Where the Time Goes
by Mark Blackwell
Abe Martin stopped by the other day. It was one of those dark, damp, bone-chilling fall days. I was sittin’ in my rockin’ chair by the stove, when I heard a tap at the door. I got up to see who would be out and around on a dreary day like this and there stood Abe, grinning through his whiskers. He was dressed for the weather in corduroy pants, a wool Mackinaw coat, and a muffler wrapped two or three times around his throat, hat pulled down over his ears. “You might as well come on in. I was just thinkin’ about you”. I told him. “I knowed ye was, he replied, tha’s why I come by.”
Abe isn’t the only ghost that visits me up on here on the ridge but he is the most regular. Sometimes, I wonder if Kin Hubbard really created Abe or whether the old feller just started hauntin’ Kin. Either way, Abe Martin is a fixture here. For me, it seems like, he’s fond of appearing when I am in a state of contemplation over some abandoned homestead that I have run across back in the woods or just exploring some mildly philosophical problem of existence. On that particular chill-some autumn day I was thinking about how “time” plays tricks on us.
It was just a day or two after Halloween and I had stopped by a store to see if I could get a deal on some left-over trick ’r’ treat candy. And I’ll be danged if they hadn’t started deckin’ the aisles with Christmas stuff already. Lookin’ at the decorations I became overwhelmed by the notion that I had, somehow, missed Thanksgiving. That got me so discombobulated that I turned around and walked right out without rememberin’ what I had gone in for. By the time I got back to the cabin I had things more or less under control but I couldn’t shake the feelin’ that my internal calendar was being messed with.
Fall is the time of year when I do a little mental bookkeeping. I start tallying up all the things I haven’t done to get ready for winter against all the things I had on my list to get done by September. Most of all, I tend to wonder about where the time goes that I had allotted for those projects. Time is slipperier than money. I can generally figure out where I fooled away my cash but I don’t understand how I can go to bed on a warm summer evening and wake up in the middle of October. And I am suspicious that our modern society is adding to my confusion.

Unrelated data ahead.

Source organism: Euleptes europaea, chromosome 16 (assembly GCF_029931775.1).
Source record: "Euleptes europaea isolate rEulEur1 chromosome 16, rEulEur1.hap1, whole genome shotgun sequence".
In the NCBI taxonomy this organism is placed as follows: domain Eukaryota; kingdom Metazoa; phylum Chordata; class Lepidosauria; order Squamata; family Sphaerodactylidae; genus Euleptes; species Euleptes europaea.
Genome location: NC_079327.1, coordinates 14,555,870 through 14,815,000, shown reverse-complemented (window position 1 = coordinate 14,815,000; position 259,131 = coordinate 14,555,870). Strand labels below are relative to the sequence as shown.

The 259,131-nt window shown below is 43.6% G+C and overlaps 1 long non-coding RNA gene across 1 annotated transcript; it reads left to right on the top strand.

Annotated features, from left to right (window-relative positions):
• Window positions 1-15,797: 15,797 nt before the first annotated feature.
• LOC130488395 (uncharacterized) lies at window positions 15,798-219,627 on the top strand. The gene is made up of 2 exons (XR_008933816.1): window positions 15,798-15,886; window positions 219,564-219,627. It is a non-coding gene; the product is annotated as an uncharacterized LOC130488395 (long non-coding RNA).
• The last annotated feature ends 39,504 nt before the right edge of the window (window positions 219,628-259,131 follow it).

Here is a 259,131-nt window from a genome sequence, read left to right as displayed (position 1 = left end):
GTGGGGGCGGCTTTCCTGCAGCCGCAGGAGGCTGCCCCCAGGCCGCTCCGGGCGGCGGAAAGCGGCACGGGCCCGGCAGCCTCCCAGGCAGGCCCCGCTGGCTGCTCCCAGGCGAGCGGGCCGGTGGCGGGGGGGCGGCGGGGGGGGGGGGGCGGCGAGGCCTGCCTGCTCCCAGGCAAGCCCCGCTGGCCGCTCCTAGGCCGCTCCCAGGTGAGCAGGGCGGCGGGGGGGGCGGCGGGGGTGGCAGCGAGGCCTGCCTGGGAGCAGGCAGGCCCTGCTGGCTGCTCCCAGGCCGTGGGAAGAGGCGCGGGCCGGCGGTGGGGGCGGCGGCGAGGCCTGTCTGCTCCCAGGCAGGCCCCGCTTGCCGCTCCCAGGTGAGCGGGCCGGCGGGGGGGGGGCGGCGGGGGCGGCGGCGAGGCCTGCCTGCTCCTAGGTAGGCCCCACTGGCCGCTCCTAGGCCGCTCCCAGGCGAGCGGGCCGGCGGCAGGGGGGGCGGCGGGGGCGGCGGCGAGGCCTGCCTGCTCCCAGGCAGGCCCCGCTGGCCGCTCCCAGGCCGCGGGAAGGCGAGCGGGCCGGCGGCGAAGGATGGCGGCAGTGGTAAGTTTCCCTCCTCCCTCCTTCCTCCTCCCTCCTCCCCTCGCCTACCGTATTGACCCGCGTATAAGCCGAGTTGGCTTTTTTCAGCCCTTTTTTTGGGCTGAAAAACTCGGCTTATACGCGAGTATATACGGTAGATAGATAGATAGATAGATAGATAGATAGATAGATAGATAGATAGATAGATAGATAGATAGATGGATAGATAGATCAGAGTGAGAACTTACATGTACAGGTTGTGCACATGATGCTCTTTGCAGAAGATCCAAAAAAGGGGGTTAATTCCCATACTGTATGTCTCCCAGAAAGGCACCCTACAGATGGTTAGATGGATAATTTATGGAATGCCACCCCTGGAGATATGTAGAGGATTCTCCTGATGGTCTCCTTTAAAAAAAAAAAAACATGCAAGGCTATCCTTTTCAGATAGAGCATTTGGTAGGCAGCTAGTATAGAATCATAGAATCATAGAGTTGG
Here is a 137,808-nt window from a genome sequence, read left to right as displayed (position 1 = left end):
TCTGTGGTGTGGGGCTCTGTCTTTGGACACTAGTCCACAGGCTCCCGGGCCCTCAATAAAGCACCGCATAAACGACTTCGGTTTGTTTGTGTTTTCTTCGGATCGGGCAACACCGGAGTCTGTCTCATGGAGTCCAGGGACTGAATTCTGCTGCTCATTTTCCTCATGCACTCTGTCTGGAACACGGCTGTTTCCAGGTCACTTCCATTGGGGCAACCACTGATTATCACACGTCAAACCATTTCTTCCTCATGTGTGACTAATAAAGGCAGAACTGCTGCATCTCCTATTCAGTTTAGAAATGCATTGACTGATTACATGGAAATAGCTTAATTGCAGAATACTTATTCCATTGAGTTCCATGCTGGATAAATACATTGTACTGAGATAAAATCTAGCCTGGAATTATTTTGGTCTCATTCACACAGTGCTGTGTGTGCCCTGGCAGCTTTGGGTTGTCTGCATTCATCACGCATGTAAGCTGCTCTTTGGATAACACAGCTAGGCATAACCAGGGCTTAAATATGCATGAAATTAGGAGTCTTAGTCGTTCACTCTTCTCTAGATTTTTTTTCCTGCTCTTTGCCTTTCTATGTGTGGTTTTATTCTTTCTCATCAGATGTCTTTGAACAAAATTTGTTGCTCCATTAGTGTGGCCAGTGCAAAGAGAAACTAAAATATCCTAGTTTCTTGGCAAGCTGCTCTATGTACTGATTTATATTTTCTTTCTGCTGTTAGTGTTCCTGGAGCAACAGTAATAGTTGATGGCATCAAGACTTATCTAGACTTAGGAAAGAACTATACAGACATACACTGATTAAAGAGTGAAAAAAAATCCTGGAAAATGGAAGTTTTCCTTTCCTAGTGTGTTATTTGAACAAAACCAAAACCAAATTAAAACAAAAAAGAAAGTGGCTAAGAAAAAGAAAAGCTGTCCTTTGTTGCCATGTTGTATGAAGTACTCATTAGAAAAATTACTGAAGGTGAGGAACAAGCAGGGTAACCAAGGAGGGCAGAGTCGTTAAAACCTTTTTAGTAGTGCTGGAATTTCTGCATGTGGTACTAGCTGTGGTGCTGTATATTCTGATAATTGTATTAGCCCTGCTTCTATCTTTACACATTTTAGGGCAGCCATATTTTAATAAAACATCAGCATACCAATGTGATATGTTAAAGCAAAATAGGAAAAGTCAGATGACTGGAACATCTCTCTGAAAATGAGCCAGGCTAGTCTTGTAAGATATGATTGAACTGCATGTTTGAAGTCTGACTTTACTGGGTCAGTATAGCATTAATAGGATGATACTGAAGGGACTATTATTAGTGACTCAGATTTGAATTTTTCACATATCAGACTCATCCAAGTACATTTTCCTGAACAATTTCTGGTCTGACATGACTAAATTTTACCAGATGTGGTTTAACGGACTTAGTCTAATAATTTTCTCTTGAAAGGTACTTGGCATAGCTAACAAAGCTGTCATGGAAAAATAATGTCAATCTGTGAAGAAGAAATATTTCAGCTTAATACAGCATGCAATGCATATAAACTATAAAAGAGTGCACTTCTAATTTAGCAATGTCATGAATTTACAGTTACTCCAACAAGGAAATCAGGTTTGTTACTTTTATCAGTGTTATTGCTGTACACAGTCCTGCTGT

I used to measure time by the holidays. New Years Day got things started off. Then I could count on George Washington’s Birthday being half-way to spring. My own birthday falls purty close to the Vernal equinox and then there’s Easter. Memorial Day tells me it’s time to put away my wool clothes and Independence Day reminds me that I’ve wasted half the summer. Then comes Labor Day—if you didn’t get your canning done it’s too durn late. Halloween is a kid’s holiday but it’s there to remind us to get busy cleaning the chimney and finish stacking wood. Thanksgiving always meant a good feast, connecting with the family, and time to start thinking on Christmas.
Back when I was a youngster, time ran a lot slower. The school year started just after Labor Day and we were paroled just before Memorial Day. That worked out to nine months of school, punctuated by Halloween, Thanksgiving, Christmas, New Years, Washington’s Birthday and Easter. Then, you could count on three whole months of summer—June, July, and August. 92 glorious days so long and numerous that I can recall, somewhat dimly, flirting with boredom.
Now, I lay the better part of that perception to plain old Einsteinian relativity. That’s where when you’re young, you have most of your life out there ahead of you and you just can’t wait to grow up. And havin’ to wait makes time seem to pass a lot slower. Then one day, you pass a birthday, around 35 or 40, that marks the halfway point and time kicks into overdrive.
Seems like now-a-days we’re on permanent “Holiday-savings–time.” Now, Labor Day means that kids have already been in school for two weeks and the stores are puttin’ up Halloween decorations. A week after that, the Christmas stuff starts showing up. I don’t know what happened to Thanksgiving. I reckon the turkey and cranberry lobbyists just aren’t that strong. I can sorta understand runnin’ Halloween and Christmas together. Christmas does involve a certain element of Trick or Treat. But this new deal of runnin’ all the fall and winter holidays together is plumb disorientin’. That’s what I was cogitatin’ on when Abe Martin showed up at the door.
I told him that not only were the days going by like telephone poles when your doin’ eighty on the interstate but I was losin’ count of the weeks. And months are beginnin’ to slip past like they owed me money. I confessed that I didn’t know if it was just my age or the time of the season or what but that’s the way I was feelin’. Abe just stood there by the stove, warming his hands and said, “Weellll…Father Time allus steps along purty lively but he certainly exceeds th’ speed limit between Thanksginin’ and Christmus.” All I could say to that was, “Happy Hallow-giving-mas, Abe.”